In Germany at a similar time, another different adaptation was created by the play of Franz Beckenbauer. Originally a creative midfielder, Der Kaiser redefined the role of the Libero, garlanding it with success as both Bayern Munich and the German national team drew great benefit from it. Elegant on the ball when driving forwards into midfield, Beckenbauer was also a deceptively effective defender, and could perform that part of his duties with as much grace as when in possession. It was his ability to adopt the Libero philosophy that allowed Beckenbauer to direct play from a deep position both dictating the style of play for the teams he played with, and fuelling another development of the Libero. In the parlance of the NFL, Beckenbauer could well be described as a quarter-back. An ability to ping long passes to drive his team forward, he was not also without the ability to run with the ball when defences opened up. Teams built around this system, with Beckenbauer in the Libero position would be hugely successful.
Much as Pichhi spawned a line of successors, so too did Beckenbauer. Matthias Sammer carried on the tradition and was probably the last of the, at least semi-authentic, German Liberos, but before that Lothar Matthäus came to the fore. Although undoubtedly Beckenbauer had created the blueprint, each of the players that followed put their own stamp of the role as the philosophy developed, shaping the tactics of the team. Towards the end of Matthäus’s time in the role for the Mannschaft, his diminishing pace became a liability as the last line of defence, and instead of a role behind the back four, he played as a Sweeper in front of them. The Libero philosophy was moving on again, and it would spawn a number of different patterns of play where the role of the Libero, rather than being discarded, was in fact cherished and placed into the hands of different members of the team, so that it still retained its key position as the philosophy influencing a team’s pattern of play.
Claude Makelele is one of the few players in the history of football to have a role named after him, and when considering the type of play that earned him such an honour, it’s not difficult to see how it was a development of the Libero, especially when taking into account the move forward of Matthäus as referenced above.
Less defensively inclined perhaps, but Andrea Pirlo also retained elements of a Libero as the playmaker. Certainly, more Beckenbauer than Picchi, and a lot less dynamic than Hulshoff, there is still the genes of a Libero running through his play. And, he did of course borrow the title of a famous philosophical treatise for his autobiography, ‘I Think Therefore I Football’. It would be wrong however, to merely consider midfielders as the offspring of the Libero philosophy. Defenders, particularly centre-backs, who can carry the ball out of defence to instigate attacks are of rare value. Rio Ferdinand would be a good example, and the development of the so-called ‘Sweeper-Keeper’ with such as Hugo Lloris or Marc-André ter Stegen being example exponents also kept the Libero philosophy alive and relevant. Having custodians that can pick up this element a Libero’s requirements allows teams to play a much higher backline with their goalkeeper covering the space behind them.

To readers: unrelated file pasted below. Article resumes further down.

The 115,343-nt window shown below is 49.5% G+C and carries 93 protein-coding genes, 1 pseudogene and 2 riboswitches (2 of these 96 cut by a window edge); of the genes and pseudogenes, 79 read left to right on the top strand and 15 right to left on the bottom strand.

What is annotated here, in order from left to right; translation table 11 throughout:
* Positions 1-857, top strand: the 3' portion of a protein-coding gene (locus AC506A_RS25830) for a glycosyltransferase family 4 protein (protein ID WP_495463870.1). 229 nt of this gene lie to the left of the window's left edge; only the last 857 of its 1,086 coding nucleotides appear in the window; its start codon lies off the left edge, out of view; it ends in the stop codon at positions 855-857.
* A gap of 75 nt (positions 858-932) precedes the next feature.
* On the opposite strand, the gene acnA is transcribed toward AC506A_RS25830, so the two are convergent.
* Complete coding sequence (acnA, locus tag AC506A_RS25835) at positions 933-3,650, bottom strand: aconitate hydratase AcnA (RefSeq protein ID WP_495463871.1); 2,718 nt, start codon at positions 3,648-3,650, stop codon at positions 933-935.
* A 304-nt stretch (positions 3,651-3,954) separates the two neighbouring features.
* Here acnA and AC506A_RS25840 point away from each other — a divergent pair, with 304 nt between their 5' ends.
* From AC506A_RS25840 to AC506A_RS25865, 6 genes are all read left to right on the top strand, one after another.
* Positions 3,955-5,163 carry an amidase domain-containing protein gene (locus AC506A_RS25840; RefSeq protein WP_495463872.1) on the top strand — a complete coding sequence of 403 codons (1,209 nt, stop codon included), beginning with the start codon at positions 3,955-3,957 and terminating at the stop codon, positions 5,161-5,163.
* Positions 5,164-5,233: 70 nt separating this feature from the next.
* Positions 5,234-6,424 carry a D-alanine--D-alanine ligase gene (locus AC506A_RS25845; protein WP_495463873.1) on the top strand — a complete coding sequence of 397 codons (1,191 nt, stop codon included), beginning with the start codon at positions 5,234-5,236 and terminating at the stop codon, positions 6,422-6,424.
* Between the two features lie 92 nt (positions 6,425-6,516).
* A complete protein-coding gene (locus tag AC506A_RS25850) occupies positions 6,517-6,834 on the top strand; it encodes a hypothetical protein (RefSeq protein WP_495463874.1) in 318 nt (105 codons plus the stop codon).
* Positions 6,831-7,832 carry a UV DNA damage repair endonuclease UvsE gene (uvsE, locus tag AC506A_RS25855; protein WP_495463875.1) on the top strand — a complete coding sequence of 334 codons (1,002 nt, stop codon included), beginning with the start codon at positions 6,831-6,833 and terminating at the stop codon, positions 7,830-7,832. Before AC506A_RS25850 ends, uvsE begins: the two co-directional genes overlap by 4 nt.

Rather than say that the philosophy of the Libero has been cast aside therefore, it’s perhaps more apt to consider that it has been developed. It’s value and importance has increased rather than diminished, with many hands now carrying the load previously ascribed to a single player. Leaning on the wisdom of Thucydides once more, his assertion that, “History is Philosophy teaching by examples” may well be apt here.
For all that, will there be a time when the philosophy of the Libero ever returns to its true state as promulgated by Rappen? If I may crave the forgiveness of Jean-Jacques Rousseau for mangling his phrase a little, “(The Libero) is born free, but is everywhere in chains,” may not be far from the mark. With the philosophy now dispersed among different elements of so many modern teams, is it folly to expect a reassembling at any time in the future? Such muses may not be as fanciful as they first seem. Younger, avant garde coaches such as Pep Guardiola may not be too far from revisiting Rappen’s initial philosophy. Certainly, at Barcelona, Gerard Pique was often played in almost that role when partnered with Carles Puyol and Javier Mascherano certainly had the capacity to perform the role when he played alongside Pique. Was John Stones earmarked for a similar role at Manchester City?
Perhaps not, but never right off what has proven to be such an outstanding philosophy. Let’s turn to our Greek historian friend once more. You’ll recall that Thucydides said that “The secret to happiness is freedom… And the secret to freedom is courage.” One coach’s foresight, or courage, may well visit that dark corner and call Rappen’s original incarnation to the fore once more, and if that player turns out to be the previously mentioned Manchester City player, perhaps he would become, a new Libero as perceived by Rappen, the Philosopher’s Stone(s).
(This All Blue Daze article was originally produced for the ‘Philosophies’ edition of ‘These Football Times’ magazine).